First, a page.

The Cleveland Arts Prize: Past Present and Future
Late in 2014 the Board of the Cleveland Arts Prize unanimously endorsed Alenka Banco as Executive Director. Barbara Robinson, Chair, Cleveland Arts Prize Board of Trustees shares, “Alenka not only has a thorough knowledge and long involvement in the Cleveland Arts Prize, she is highly respected by the community of artists and brings professional experience in business and community development.”
Says Banco: Every year, for 55 years, the Jurors of the Cleveland Arts Prize are overwhelmed reviewing the talent that this region boasts. On Thursday, June 25, 2015 at the Cleveland Museum of Art, Cleveland will once again recognize and celebrate this year’s Awardees. The Cleveland Arts Prize is more than an award, it is a legacy and with that comes pride and responsibility. Who are the artists who have influenced, taught and paved the road, that makes the cultural landscape of greater Cleveland the envy of other cities? In each upcoming issue of CAN Journal, we will take you back and reintroduce you to an Arts Prize winner from the 60’s, 70’s, 80’s, 90’s, and the 20th Century. Let’s celebrate the artists that helped shape Northeast Ohio. Please visit our web site clevelandartsprize.org and reconnect with Cleveland’s arts legacy.
JOHN CLAGUE, Sculptor, 1928–2004
Born in Cleveland in 1928, Clague studied at the Cleveland Institute of Art (B.F.A. with honors, 1956) under Edris Eckhardt, Walter Sinz, Walter Midner, John Bergschneider, Julius Schmidt and William McVey. As a fourth-year student he was awarded a Yale/Norfolk Fellowship and, on graduation, spent an eye-opening year in Europe as a Catherwood Foundation Traveling Fellow. He taught sculpture at Oberlin College for four years, then at CIA for 15 years, becoming chairman of the institute’s department of sculpture, before retiring in 1971 to devote all of his time to his own work.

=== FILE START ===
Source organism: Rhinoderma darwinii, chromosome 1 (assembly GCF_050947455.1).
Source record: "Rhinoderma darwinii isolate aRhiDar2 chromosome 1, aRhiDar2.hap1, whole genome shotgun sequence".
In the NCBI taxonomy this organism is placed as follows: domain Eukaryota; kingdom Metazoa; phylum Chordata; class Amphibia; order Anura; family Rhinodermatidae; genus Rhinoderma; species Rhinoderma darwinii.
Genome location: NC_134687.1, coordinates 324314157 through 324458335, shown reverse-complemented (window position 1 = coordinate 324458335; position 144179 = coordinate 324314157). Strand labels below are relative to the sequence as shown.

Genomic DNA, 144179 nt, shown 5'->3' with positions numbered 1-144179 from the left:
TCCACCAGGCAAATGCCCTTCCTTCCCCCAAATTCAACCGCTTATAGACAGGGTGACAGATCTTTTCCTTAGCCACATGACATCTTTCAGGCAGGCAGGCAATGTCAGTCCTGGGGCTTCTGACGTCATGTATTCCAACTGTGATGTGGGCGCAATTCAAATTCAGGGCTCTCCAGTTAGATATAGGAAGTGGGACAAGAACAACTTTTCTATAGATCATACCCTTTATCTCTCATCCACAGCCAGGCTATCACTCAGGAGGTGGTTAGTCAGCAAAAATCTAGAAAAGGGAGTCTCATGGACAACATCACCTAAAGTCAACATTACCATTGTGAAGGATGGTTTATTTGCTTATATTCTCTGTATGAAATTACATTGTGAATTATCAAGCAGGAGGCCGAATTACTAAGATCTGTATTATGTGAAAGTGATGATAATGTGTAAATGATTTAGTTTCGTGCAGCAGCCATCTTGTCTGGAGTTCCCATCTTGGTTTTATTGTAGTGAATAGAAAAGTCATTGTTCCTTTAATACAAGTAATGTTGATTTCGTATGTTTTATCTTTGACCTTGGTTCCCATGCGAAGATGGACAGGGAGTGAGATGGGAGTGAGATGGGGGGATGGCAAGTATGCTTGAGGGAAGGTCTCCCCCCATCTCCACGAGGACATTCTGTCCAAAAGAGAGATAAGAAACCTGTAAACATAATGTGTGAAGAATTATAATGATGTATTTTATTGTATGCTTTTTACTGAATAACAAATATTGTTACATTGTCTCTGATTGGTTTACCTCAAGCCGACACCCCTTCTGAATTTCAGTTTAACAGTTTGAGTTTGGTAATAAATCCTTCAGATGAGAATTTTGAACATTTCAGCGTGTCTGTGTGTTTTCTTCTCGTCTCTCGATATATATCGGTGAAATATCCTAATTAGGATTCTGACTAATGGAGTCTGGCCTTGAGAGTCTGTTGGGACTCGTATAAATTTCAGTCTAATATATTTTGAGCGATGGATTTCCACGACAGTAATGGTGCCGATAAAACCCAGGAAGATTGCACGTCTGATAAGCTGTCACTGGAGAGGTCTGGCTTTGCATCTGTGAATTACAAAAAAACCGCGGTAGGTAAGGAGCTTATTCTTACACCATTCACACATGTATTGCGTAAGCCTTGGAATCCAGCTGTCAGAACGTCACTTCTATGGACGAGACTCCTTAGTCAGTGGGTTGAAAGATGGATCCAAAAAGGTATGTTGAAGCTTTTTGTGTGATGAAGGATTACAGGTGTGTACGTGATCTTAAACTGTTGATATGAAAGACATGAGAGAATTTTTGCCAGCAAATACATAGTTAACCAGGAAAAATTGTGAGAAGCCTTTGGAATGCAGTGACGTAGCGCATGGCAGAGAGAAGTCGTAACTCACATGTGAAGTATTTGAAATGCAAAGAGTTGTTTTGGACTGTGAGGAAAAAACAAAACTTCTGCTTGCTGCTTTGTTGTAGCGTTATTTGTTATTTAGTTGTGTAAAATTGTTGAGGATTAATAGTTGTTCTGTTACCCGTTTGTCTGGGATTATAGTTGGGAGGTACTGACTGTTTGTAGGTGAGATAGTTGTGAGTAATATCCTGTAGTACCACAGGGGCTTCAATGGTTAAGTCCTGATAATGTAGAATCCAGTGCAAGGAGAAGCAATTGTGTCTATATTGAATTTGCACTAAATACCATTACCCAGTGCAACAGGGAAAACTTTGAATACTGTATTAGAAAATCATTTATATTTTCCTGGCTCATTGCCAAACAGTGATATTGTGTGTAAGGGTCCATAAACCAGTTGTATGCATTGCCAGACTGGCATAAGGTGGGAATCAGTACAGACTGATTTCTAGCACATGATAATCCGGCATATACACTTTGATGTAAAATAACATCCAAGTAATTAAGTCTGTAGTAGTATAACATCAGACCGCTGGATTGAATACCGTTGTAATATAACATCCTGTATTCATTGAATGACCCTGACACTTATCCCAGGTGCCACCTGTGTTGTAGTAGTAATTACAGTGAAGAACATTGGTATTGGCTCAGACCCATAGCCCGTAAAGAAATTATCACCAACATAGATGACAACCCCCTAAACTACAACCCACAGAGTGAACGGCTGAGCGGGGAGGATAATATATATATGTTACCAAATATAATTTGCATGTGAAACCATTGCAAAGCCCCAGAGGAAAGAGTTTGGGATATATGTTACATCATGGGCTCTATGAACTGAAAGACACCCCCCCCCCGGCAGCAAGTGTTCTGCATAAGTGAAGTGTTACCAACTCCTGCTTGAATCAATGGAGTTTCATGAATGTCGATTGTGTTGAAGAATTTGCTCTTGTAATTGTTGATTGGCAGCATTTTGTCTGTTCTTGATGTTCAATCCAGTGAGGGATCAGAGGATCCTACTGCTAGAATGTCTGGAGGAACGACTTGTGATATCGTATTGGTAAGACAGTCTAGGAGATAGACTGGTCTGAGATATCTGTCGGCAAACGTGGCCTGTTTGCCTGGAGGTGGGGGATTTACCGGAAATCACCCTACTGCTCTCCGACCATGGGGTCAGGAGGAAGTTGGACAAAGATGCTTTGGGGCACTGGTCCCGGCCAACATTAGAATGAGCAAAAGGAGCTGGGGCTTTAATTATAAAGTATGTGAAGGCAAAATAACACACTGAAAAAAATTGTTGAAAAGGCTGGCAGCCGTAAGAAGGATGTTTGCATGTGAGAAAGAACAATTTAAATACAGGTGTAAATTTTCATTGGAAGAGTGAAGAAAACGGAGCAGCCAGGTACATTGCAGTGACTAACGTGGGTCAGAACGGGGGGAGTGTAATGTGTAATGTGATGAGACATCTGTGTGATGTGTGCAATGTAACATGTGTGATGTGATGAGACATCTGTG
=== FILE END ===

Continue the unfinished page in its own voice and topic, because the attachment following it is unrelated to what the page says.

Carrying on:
Clague’s sculptures have been exhibited in the Whitney Annual Exhibition of Contemporary American Sculpture and in 28 May Shows at the Cleveland Museum of Art. He is represented in the permanent collections of the CMA (six sculptures including his 1960 bronze Flower of Erebus and his 1963 plexiglass Progression in Black and White), the Art Gallery of Ontario, the Aldrich Museum of Contemporary Art, the University of Massachusetts and the Williams College Museum of Art. His work is documented in the Archives of American Art of the Smithsonian Institution in Washington, D.C., and represented in The Sculpture of the End of the 19th and the 20th Centuries (Éditions Rencontre, Paris, 1966/67). – Dennis Dooley
HALE SMITH, Composer, 1925–2009
1973 CLEVELAND ARTS PRIZE FOR MUSIC
The list of eminent musicians who have performed Hale Smith’s music is as impressive as it is long, and extends to opposite poles of the musical world. It would be sufficient to name such jazz luminaries as John Coltrane, Joe Lovano, Ahmad Jamal, Chico Hamilton, Betty Carter and Eric Dolphy. But then you would have left out the likes of singers Jessye Norman, Kathleen Battle and Hilda Harris, as well as legendary concert pianist Natalie Hinderas (one of the first African Americans to have an important career in classical music), and the New York Philharmonic.